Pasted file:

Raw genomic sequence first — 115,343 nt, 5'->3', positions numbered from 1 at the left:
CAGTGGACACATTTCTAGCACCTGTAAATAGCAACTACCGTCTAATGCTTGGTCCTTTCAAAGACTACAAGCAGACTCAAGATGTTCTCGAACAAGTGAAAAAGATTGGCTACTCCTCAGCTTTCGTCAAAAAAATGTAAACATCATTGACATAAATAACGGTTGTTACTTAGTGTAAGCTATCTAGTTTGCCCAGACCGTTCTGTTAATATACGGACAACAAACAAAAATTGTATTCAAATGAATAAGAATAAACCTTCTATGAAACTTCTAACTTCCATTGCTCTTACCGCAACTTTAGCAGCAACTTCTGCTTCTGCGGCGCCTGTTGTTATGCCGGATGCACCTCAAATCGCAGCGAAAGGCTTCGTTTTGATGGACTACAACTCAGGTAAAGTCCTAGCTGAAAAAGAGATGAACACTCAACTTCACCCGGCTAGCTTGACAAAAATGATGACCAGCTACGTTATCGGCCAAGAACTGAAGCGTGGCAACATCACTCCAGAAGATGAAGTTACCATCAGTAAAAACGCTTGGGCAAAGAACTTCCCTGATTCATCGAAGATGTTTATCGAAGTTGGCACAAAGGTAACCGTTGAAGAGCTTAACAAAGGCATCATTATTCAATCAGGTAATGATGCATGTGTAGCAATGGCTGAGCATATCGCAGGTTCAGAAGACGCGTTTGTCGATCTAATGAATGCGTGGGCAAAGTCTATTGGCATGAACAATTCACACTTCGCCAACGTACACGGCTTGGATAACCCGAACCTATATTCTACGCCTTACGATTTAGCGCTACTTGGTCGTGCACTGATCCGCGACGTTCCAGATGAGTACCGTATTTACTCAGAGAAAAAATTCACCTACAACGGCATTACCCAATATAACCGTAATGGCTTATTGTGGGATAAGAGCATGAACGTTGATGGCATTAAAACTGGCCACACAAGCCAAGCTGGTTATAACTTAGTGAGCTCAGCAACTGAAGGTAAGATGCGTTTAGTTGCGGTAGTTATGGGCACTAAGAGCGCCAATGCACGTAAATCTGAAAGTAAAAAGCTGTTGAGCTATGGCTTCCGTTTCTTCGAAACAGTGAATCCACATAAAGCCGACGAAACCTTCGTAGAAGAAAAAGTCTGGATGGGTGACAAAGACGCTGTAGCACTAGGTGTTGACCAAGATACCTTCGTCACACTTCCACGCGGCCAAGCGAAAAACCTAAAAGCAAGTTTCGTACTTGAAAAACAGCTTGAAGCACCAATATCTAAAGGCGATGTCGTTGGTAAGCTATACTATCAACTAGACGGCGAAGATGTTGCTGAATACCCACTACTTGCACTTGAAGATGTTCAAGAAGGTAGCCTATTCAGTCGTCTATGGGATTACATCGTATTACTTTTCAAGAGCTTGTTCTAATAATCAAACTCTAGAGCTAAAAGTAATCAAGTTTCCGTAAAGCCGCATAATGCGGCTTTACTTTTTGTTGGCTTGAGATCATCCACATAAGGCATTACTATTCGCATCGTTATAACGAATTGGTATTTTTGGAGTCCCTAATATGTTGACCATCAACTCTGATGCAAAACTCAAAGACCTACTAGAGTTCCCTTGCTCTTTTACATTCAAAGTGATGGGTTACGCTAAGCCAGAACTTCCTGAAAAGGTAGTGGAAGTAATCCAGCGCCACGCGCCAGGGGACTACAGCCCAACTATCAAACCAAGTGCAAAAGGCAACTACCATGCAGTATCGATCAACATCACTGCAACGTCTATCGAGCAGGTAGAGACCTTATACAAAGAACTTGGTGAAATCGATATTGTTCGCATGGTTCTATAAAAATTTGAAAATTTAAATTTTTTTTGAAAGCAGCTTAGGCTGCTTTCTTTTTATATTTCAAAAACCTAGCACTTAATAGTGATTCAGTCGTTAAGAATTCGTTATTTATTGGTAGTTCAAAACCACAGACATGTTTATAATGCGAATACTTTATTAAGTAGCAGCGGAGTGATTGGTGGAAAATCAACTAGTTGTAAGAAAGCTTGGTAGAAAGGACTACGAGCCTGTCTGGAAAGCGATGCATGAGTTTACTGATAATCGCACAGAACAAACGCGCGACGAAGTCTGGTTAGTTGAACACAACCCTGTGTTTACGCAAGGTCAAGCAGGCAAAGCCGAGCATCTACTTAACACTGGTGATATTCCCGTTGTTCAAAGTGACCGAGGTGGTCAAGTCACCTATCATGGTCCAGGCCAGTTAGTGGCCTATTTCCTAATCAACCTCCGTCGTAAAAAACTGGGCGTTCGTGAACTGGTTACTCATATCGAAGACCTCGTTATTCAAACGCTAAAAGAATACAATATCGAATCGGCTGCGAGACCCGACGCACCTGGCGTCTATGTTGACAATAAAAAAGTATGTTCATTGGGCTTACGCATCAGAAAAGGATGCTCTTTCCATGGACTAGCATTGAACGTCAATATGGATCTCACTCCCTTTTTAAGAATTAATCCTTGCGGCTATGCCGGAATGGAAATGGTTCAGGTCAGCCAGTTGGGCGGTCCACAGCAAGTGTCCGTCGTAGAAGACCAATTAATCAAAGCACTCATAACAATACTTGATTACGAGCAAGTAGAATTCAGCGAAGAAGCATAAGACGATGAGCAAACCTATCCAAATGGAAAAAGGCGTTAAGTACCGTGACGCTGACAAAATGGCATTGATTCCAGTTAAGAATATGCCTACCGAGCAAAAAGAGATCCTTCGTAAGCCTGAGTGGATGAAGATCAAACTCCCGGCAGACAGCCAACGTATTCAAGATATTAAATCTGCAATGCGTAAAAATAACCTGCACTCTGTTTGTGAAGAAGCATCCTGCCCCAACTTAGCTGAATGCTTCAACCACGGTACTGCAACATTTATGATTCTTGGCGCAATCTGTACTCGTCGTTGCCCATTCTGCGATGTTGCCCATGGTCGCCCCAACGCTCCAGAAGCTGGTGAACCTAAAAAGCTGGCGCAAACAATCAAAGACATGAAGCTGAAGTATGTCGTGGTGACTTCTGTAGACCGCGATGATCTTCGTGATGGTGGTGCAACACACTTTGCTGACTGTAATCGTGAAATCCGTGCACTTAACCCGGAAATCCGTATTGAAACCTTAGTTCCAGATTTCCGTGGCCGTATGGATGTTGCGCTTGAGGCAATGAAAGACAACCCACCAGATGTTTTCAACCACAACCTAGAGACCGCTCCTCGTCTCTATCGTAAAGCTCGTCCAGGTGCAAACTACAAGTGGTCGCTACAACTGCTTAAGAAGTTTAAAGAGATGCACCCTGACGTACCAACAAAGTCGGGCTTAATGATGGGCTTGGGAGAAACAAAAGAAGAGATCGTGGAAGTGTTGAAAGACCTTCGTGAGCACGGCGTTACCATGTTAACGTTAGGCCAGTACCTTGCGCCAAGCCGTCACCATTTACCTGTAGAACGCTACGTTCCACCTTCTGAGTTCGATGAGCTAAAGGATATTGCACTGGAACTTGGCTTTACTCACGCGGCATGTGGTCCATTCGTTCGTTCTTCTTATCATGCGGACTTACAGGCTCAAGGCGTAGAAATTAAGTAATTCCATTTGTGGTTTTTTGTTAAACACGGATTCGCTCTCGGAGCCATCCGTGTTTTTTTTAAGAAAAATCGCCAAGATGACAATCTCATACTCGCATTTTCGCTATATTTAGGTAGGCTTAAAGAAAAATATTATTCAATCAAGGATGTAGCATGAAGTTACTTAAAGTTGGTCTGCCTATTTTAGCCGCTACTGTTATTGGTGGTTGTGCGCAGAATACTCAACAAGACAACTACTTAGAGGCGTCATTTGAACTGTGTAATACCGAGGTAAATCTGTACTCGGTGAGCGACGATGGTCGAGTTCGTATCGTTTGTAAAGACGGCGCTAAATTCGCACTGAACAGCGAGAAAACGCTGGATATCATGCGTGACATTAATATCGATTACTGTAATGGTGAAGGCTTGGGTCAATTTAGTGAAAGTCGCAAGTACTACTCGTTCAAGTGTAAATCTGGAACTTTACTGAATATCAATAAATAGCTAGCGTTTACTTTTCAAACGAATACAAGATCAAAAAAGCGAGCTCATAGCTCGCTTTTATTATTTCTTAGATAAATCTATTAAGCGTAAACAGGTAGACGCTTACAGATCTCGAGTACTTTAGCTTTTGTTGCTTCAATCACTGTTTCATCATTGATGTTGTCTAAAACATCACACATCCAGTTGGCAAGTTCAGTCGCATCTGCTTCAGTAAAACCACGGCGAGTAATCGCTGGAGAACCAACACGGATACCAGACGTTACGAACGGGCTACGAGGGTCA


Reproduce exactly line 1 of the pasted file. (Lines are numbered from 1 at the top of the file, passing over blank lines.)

Raw genomic sequence first — 115,343 nt, 5'->3', positions numbered from 1 at the left: